# Dr. Minah Oh Awarded NSF Research Grant

## Two-year research grant will support Dr. Oh's work on axisymmetric problems

**SUMMARY:** The National Science Foundation has awarded math professor Minah Oh with a two-year grant to support her work on analyzing efficient numerical methods for axisymmetric problems. The grant also includes funds for supporting undergraduate research students and outreach.

Dr. Minah Oh from the Department of Mathematics and Statistics has been awarded a National Science Foundation (NSF) research grant to study Efficient Numerical Methods for Axisymmetric Problems. This grant in the amount $100,000 will support Dr. Oh's research and student mentorship for the next two years.

This two-year RUI grant includes funding for summer research students (two students per summer), and they will be involved in constructing efficient antennas that can be used in Hepatic Microwave Ablation, which is a less invasive treatment for various cancers, in addition to the mathematical analysis of the algorithm that they are using in the process. The students will be doing numerical simulations to construct efficient antennas.

Dr. Oh reports that she is "excited and grateful for this NSF grant that will allow me to focus on the research topics that I have been dedicated to for my entire career." The JMU Department of Mathematics and Statistics is committed to involving students in faculty scholarship, and Dr. Oh's grant will enable students to work alongside her in this mathematical research. "I plan to share my research with as many JMU students as possible and give many of them an opportunity to learn what math research is and to be a part of it. I believe that undergraduate research is one of the many strengths of our department, and I am passionate about making that even more noticeable.”

Many important real world phenomena can be modeled by using partial differential equations (PDEs), and computer algorithms are used to get a good approximation of the exact solution to such a PDE system. The mathematical analysis of these computer algorithms is very important, since mathematics can be used to prove whether the computer algorithm that is being used will always provide a faithful approximation to the exact solution. The research funded by this NSF grant is on the development and mathematical analysis of efficient computer algorithms that can be used to solve certain PDE systems on axisymmetric domains.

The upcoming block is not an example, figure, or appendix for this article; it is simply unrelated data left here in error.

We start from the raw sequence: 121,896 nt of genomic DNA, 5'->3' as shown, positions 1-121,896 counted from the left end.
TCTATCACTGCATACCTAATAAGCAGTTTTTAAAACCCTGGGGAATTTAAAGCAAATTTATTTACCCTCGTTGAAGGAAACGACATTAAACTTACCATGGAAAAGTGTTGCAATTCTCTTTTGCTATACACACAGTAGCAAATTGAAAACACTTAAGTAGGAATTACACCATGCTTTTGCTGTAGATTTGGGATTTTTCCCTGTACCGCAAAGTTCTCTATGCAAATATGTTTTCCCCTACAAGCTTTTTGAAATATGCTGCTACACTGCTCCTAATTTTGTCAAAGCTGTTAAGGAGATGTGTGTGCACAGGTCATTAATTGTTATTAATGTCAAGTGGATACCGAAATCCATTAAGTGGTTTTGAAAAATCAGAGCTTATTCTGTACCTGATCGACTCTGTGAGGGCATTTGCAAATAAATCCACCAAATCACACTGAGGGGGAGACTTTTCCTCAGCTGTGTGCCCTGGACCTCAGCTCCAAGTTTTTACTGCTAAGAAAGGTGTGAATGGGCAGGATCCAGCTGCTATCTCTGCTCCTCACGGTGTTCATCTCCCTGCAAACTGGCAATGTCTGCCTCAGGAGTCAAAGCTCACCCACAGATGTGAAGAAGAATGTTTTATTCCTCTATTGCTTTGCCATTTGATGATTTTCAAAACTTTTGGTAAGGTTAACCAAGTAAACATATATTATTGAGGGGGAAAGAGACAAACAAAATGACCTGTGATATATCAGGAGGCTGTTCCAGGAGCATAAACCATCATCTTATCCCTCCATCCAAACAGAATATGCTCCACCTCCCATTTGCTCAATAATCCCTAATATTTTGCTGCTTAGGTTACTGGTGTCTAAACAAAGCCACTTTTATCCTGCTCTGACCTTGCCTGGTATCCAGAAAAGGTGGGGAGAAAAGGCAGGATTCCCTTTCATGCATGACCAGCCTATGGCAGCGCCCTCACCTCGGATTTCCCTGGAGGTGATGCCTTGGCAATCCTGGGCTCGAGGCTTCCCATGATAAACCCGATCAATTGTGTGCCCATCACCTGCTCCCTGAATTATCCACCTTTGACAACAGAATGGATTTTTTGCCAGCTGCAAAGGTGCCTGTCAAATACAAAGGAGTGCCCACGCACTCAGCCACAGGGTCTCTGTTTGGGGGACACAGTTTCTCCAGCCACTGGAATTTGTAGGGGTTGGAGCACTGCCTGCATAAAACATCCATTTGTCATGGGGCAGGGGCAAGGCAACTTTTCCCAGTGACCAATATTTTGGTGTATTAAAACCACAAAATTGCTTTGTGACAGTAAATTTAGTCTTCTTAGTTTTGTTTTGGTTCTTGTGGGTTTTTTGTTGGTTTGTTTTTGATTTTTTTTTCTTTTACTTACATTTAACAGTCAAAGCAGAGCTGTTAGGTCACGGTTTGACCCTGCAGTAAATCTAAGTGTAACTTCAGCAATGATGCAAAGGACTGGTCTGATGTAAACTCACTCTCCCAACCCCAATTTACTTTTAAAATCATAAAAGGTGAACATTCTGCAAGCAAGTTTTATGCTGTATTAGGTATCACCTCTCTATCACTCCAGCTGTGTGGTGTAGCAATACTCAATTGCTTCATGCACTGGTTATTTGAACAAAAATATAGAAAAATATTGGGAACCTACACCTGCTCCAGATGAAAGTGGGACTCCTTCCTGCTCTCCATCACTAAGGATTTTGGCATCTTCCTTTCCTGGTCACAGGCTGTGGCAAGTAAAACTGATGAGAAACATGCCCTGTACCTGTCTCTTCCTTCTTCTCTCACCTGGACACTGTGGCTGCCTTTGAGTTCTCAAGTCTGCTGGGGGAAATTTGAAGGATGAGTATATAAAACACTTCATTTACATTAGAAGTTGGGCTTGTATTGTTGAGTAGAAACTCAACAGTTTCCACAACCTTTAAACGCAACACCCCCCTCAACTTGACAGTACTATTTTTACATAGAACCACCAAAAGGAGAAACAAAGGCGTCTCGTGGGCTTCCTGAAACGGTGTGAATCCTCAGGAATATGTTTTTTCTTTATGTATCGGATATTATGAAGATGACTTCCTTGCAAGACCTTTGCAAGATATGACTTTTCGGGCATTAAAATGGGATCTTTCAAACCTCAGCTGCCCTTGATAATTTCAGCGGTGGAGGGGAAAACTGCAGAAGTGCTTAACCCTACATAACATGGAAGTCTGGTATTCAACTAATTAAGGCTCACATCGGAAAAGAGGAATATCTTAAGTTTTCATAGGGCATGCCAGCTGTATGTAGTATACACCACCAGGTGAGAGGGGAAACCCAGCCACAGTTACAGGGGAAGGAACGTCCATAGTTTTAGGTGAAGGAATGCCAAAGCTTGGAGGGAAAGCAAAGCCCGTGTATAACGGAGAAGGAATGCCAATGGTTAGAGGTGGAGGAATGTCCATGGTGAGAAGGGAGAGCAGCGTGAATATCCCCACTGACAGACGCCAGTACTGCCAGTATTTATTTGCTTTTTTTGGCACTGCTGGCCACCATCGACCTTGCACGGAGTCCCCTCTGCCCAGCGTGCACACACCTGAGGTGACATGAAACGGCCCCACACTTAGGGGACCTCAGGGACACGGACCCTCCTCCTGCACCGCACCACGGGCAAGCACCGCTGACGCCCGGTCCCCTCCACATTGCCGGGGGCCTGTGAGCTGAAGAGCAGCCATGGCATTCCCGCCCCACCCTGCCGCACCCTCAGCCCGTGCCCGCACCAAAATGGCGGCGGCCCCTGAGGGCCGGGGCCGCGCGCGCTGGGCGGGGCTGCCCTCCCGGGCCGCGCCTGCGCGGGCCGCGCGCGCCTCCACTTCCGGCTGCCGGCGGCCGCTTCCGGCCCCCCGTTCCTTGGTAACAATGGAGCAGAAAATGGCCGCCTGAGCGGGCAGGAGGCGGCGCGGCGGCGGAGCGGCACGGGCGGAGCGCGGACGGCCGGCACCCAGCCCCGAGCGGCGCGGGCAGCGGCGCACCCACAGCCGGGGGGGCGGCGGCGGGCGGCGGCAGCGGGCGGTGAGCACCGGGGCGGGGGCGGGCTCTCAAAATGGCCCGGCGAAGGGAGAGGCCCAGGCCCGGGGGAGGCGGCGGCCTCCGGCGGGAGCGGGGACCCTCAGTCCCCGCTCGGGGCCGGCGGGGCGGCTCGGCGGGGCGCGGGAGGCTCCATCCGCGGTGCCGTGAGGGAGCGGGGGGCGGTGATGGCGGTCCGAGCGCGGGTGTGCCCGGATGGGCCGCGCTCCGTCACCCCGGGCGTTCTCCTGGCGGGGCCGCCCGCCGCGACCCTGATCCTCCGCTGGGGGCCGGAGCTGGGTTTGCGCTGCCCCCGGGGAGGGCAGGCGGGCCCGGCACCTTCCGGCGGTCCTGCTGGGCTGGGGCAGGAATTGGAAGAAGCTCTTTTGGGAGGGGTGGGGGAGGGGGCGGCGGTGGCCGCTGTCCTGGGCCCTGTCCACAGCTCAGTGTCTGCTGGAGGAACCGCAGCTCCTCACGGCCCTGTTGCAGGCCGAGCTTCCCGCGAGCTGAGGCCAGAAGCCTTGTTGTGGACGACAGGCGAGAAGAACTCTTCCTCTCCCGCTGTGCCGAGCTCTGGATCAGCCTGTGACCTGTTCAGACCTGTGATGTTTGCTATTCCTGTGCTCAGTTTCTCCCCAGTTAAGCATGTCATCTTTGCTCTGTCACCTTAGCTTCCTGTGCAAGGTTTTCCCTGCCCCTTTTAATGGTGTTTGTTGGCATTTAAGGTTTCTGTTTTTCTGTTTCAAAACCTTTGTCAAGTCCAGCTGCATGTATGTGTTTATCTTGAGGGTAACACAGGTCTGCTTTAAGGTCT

By using the axial symmetry of a three-dimensional (3D) domain, a cylinder for example, one can reduce the 3D problem into multiple two-dimensional (2D) ones, which results in greatly saving computation time. The resulting 2D problems, however, are quite different from the standard 2D problems, since they are posed in weighted function spaces where the weight function is the radial component r, and the grad, curl, and div formulas for each resulting 2D problem come from a Fourier series decomposition with respect to the rotational variable.

This project will focus on the construction and mathematical analysis of efficient computer algorithms that can be applied to axisymmetric H(curl) and H(div) problems with applications in various cancer treatments. A new family of finite element spaces constructed by Dr. Oh will be used for this project. This family satisfies the following “commuting diagram property”:

Axisymmetric elliptic optimal control problems will also be analyzed. The following figure depicts the solution of an axisymmetric optimal control sample problem:

Dr. Oh's grant also includes funding to run a “Numerical Analysis Day” for 20 local high school girls where they will learn how math is being used to analyze computer algorithms and also how to program. Students from the JMU Association for Women in Mathematics Student Chapter will be involved in organizing the workshop.